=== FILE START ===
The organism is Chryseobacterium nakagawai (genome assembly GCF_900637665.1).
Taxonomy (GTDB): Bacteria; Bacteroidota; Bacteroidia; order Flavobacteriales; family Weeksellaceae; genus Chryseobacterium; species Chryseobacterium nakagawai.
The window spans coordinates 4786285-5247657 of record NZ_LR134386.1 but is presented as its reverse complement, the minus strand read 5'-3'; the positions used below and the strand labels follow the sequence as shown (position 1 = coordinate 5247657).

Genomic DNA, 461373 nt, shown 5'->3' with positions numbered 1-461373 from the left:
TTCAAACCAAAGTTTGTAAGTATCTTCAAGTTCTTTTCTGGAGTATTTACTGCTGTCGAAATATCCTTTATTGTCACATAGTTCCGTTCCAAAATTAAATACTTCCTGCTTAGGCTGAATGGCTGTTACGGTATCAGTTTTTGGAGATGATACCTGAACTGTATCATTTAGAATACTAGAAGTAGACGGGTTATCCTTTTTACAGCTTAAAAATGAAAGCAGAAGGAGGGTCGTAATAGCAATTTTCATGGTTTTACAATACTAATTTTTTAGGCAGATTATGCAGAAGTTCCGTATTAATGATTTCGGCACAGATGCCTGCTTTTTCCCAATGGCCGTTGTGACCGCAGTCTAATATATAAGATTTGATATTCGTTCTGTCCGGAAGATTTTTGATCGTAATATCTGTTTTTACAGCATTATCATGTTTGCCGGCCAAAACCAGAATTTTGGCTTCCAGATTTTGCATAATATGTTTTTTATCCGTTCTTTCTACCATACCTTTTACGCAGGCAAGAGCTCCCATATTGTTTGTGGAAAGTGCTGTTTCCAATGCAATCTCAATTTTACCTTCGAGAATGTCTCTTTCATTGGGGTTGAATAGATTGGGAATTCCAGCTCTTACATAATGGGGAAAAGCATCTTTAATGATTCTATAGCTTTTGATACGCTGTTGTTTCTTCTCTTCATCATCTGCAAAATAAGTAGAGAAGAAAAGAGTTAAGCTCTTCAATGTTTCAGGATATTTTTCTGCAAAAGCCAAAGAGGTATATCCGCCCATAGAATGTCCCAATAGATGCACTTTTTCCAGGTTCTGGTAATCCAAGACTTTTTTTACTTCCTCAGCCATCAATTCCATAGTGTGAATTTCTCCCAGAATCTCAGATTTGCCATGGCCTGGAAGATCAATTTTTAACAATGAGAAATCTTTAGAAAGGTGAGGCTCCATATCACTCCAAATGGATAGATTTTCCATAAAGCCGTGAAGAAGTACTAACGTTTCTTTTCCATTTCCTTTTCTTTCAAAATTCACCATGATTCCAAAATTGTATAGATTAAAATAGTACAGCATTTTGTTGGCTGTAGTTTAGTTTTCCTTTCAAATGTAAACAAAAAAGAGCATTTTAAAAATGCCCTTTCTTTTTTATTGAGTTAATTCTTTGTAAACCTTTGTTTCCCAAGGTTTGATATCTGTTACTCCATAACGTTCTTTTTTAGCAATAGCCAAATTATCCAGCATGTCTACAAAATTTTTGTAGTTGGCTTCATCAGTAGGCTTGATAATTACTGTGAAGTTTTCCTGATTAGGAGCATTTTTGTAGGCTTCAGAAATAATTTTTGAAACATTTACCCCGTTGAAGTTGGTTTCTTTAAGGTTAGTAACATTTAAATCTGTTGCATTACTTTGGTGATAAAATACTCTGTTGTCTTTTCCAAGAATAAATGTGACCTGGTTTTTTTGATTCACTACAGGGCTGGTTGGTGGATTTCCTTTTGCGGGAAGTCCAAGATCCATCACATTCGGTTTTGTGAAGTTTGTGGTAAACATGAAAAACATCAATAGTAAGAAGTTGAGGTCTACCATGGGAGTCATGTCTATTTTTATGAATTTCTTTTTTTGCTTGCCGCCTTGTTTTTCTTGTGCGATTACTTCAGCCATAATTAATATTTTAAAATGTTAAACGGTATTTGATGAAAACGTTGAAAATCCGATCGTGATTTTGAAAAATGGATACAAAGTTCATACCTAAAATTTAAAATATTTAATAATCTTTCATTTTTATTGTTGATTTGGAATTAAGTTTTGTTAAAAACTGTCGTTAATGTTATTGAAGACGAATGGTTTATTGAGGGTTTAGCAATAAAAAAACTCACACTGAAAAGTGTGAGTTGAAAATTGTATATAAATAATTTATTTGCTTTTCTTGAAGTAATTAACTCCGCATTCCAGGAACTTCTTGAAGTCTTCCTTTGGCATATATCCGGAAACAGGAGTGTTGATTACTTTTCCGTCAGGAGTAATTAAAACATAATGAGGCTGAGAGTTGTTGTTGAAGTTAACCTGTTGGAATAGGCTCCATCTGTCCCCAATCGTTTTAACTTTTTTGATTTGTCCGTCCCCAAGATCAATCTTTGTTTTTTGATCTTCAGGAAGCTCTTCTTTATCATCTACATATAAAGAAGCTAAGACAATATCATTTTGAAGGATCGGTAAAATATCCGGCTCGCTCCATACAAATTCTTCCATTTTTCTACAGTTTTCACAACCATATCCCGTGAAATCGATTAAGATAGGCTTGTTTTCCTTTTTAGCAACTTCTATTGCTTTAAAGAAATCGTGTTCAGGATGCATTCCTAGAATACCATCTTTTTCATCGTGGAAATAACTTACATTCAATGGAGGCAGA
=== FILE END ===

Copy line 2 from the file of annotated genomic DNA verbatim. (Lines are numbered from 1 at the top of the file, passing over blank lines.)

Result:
Taxonomy (GTDB): Bacteria; Bacteroidota; Bacteroidia; order Flavobacteriales; family Weeksellaceae; genus Chryseobacterium; species Chryseobacterium nakagawai.